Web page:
In the history of money, bartering was awkward because wants were not divisible. Direct exchange depended upon a double coincidence of wants. Demand for a medium of exchange grew until a general medium of exchange emerged, like gold and silver.
A medium of exchange should display these characteristics: must be generally acceptable, widely demanded for non-monetary uses, easily portable, homogeneous, highly divisible and highly durable.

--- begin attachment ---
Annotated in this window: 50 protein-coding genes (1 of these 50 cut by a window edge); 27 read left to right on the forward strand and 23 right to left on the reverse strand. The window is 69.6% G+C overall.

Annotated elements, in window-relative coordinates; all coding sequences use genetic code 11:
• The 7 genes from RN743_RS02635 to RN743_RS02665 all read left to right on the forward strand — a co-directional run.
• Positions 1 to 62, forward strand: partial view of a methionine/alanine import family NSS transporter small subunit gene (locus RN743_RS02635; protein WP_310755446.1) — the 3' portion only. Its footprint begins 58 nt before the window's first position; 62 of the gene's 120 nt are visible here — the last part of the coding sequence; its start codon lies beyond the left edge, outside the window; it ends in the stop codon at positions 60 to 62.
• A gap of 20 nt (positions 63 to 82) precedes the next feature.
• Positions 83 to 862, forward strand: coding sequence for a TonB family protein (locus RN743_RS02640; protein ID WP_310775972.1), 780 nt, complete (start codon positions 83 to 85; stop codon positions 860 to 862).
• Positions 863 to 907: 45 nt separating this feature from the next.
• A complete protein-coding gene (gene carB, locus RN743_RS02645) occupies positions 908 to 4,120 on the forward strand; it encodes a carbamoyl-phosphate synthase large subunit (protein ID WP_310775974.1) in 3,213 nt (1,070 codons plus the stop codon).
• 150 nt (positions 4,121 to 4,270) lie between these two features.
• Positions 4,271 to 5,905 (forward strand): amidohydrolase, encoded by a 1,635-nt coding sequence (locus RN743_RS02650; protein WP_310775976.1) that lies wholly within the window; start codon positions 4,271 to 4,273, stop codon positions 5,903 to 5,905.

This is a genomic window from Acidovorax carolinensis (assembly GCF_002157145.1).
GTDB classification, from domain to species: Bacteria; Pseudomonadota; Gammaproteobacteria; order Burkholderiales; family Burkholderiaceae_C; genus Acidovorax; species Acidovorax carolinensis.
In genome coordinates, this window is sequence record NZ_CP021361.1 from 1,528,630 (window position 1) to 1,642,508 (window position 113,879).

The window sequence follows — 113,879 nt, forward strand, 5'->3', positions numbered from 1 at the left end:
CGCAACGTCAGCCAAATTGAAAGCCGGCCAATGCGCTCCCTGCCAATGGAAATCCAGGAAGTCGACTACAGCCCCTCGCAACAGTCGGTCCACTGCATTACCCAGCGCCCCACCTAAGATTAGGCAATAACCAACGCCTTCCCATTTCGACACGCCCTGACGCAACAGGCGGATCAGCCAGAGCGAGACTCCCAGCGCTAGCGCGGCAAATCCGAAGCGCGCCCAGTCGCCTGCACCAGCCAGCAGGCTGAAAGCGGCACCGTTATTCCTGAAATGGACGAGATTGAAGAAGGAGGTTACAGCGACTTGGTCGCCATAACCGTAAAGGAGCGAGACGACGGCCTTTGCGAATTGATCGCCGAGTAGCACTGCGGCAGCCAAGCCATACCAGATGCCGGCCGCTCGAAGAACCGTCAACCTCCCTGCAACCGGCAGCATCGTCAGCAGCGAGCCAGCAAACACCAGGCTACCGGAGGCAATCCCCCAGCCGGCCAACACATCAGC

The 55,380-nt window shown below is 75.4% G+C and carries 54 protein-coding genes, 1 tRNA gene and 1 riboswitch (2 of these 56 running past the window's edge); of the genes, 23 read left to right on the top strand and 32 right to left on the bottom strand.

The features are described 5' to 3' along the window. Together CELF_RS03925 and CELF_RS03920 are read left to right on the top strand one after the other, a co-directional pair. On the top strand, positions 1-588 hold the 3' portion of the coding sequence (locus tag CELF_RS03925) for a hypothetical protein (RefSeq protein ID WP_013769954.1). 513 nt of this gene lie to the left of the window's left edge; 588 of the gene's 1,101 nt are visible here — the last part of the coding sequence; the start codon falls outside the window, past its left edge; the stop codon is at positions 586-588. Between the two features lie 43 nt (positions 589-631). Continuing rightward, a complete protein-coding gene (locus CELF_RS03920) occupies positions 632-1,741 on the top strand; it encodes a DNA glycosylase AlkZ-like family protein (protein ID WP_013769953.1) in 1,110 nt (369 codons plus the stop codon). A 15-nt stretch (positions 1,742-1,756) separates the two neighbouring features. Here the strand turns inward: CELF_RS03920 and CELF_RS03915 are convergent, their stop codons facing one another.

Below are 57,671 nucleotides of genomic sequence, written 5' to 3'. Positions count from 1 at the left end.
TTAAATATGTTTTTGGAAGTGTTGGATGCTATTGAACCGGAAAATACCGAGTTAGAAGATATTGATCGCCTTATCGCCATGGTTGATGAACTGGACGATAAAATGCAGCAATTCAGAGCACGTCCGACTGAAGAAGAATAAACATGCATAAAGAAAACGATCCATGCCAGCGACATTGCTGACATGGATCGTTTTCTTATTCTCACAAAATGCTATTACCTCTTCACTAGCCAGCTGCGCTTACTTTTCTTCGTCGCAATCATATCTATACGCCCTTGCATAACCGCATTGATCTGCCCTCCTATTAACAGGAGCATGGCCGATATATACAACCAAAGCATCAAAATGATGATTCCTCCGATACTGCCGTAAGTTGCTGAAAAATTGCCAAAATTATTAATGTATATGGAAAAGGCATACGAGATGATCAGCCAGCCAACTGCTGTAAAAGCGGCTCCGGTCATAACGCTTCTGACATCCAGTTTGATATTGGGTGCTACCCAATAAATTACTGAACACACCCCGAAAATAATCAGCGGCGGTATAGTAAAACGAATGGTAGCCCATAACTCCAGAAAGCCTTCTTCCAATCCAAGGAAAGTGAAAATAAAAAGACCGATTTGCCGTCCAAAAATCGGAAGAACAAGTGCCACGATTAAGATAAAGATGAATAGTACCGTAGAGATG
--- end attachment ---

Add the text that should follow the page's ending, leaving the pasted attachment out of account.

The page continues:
Although it is beneficial to have more of any other commodity, it is not true of money. A greater supply of money merely dilutes the purchasing power of each money unit. The consequences of inflation include a rise in prices, a fall in purchasing power, and a stealth tax on citizens.
The ninth in a series of ten lectures, from Fundamentals of Economic Analysis: A Causal-Realist Approach.